This was the start of a fabulous adventure that was to last more than fifteen years before it culminated in the production of his first record. During that time, young Said chose a name that spoke volumes about his plans: Yelas, meaning "ever present". During that time, he also joined the Berber Spring movement and became increasingly committed to the struggle for recognition of his people's rights and identity. During that period, he left for France where he now lives. Like bluesmen and folk singers, Yelas writes alone on the guitar, as the mood takes me, he says.
When the time is right and not to order. I feel naked without my guitar. I've travelled all over Europe, North and South, and I've even been to the United States and Canada with it. Despite a year spent as a pupil at a conservatory of music in Algeria (classical guitar section) and his higher business studies, the young man preferred to live from day to day, his life guided by meetings and experiences.
Yelas has played in subways and streets, in public places and cafees for a pittance and for the sheer pleasure of it to the delight of sharing his passion with an audience. Today as yesterday, his place is on the stage, the scene of every kind of interplay and potentiality. This explains his apprehension when he goes through the looking glass into the impersonal recording booth. Studio work isn't easy.
Nothing like stage performance. But it's there that you realise you're becoming more professional. My music is like my musicians, met by word of mouth in the same way that my music tells the story of my life. A nomad at heart, the Kabyl does not refuse the world music label. Quite the opposite.
He simply has his own vision, which he defines in this way: Blending with all the colors of the world without losing your soul, without forgetting where youre from. That is why his seven musician partners - a magnificent seven - must be able to feel at home with a wide range of repertoires: cosmopolitan like him, a polyglot who speaks four languages. He admits to being as strongly influenced by Greek or Hispanic genres as by the great tradition of American songwriters. It was armed with these credentials that he set out to explore his natural world, the music of Kabylia, stirring it up in every sense of the term to protect our Berber cultural identity, to fight for freedom and to continue the struggle.
Its a permanent commitment. There is no point in asking him to play for the government: he is a spokesman for those people who have no say, an Algeria reduced to silence. This is what Yelas tells in his words and music. He sings in his own language, the speech of his native land, more suited to melody than others because of the richness of its sounds. He is proud in his words and warmly eloquent.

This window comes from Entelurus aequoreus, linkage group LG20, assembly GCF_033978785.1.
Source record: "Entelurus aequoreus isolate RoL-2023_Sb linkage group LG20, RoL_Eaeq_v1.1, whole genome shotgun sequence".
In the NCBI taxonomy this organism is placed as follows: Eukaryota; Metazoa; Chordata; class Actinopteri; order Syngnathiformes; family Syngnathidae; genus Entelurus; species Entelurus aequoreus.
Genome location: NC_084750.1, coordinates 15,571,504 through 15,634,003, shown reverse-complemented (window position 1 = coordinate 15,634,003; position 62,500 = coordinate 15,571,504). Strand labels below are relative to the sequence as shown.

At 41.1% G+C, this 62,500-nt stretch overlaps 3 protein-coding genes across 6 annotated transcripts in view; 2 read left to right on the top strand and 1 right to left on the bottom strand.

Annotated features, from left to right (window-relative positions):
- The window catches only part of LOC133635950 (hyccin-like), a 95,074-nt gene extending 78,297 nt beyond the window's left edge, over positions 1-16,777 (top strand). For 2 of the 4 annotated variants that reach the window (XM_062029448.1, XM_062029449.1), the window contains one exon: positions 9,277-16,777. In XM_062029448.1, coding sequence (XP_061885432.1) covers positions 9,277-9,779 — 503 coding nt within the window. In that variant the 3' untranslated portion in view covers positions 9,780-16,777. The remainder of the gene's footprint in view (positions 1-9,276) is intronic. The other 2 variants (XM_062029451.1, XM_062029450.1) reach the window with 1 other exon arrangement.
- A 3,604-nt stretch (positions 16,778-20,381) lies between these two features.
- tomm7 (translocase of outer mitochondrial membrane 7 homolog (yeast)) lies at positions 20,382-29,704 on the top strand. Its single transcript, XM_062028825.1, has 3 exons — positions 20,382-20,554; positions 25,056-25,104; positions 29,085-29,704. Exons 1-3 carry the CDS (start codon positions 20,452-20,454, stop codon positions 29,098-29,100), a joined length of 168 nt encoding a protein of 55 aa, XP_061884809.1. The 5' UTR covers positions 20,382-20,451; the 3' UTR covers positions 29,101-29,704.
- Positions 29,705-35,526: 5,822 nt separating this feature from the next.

Above all, he has a unique, singularly-multiple style, bringing together all the lessons he has learnt during his travels. Flamenco dances unselfconsciously there, Celtic music slips quietly in and the Mediterranean movement stretches to the shores of a Latin-style America It is difficult to qualify and categorise Yelas music. There is no doubt that it is a fine reflection of his open spirit, infatuated with freedom. But above and beyond the notes, rapid tempos and calmer ballads, there are the words, words whose true meaning is enhanced by the music. Beginning with the title, which symbolises his approach.
Ifili means net. But the real meaning is trap, in other words, the current situation in Algeria. We have to go into exile to find freedom!, forcefully explains this native son, still attached to his roots although his winged sandals have carried him to the four corners of the world. The same applies to Ggan-Kem, the exodus of Kabyles fleeing social and political oppression.
And it is no accident that the record begins with a tribute to the victims of terrorism, starting with Matoub Lounes and all those who fell in the Berber Spring. Tafsuyt continues in the same vein, to keep alive the memory of the victims of the first Berber Spring at the start of 1980, repressed with terrible violence. Furulu is something of a symbol, but also a tribute, borrowing its title from a character in a novel. It is in praise of the old educational system, which was established just after independence and took a beating twenty years later.
It is an indirect tribute to the French-speaking world and all those who wanted to build an educated Algeria. Later on, Debout! (Stand up!) launches an appeal to Algeria, which must wake up to our differences in identity, sadly neglected treasures. This awakening is predicted in Tannumi, the hope that goes hand in hand with any struggle. Despite the hardship, it brings joy too, because freedom lies at the end!. Not to forget to have fun Not to forget Tizgrit, the village by the coast where I went to school.
The place where it all began, as a few verses inscribed on music paper remind us, a touch nostalgically. Days of adolescence, certainly still carefree days in a way. That is perhaps why Yelas ends his first album with two songs that are less loaded with meaning, more suited to dancing and celebration: La fille au violon (The girl with the violin), simply a love song, and Huzz-Imanim, a call to get up and move, to have a good time. Two themes showing that Yelas is much more than just a singer with a message, much more than just a bard of rai, a genre that all too often loses its way.
Read more on Last.fm. User-contributed text is available under the Creative Commons By-SA License; additional terms may apply..
show me more